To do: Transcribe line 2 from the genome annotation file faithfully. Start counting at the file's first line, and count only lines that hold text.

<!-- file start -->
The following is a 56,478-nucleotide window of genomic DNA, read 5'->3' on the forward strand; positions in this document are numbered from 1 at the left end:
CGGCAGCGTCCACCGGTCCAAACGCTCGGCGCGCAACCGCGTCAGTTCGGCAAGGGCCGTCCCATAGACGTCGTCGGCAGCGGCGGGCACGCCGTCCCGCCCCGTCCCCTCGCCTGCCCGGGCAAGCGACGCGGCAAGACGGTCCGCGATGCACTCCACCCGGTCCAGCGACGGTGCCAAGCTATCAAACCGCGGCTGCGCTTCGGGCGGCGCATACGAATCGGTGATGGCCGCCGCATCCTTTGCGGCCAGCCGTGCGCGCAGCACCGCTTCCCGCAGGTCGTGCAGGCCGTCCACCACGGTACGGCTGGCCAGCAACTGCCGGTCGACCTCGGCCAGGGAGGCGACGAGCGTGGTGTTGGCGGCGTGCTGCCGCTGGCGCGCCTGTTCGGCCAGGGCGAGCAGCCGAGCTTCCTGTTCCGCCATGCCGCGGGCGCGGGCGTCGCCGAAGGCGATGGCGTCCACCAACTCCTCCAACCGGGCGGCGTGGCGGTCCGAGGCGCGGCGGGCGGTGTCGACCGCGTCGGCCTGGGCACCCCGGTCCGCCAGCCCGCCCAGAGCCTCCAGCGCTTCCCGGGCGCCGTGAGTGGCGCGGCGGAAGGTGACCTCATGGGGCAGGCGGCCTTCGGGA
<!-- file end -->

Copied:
CGGCAGCGTCCACCGGTCCAAACGCTCGGCGCGCAACCGCGTCAGTTCGGCAAGGGCCGTCCCATAGACGTCGTCGGCAGCGGCGGGCACGCCGTCCCGCCCCGTCCCCTCGCCTGCCCGGGCAAGCGACGCGGCAAGACGGTCCGCGATGCACTCCACCCGGTCCAGCGACGGTGCCAAGCTATCAAACCGCGGCTGCGCTTCGGGCGGCGCATACGAATCGGTGATGGCCGCCGCATCCTTTGCGGCCAGCCGTGCGCGCAGCACCGCTTCCCGCAGGTCGTGCAGGCCGTCCACCACGGTACGGCTGGCCAGCAACTGCCGGTCGACCTCGGCCAGGGAGGCGACGAGCGTGGTGTTGGCGGCGTGCTGCCGCTGGCGCGCCTGTTCGGCCAGGGCGAGCAGCCGAGCTTCCTGTTCCGCCATGCCGCGGGCGCGGGCGTCGCCGAAGGCGATGGCGTCCACCAACTCCTCCAACCGGGCGGCGTGGCGGTCCGAGGCGCGGCGGGCGGTGTCGACCGCGTCGGCCTGGGCACCCCGGTCCGCCAGCCCGCCCAGAGCCTCCAGCGCTTCCCGGGCGCCGTGAGTGGCGCGGCGGAAGGTGACCTCATGGGGCAGGCGGCCTTCGGGA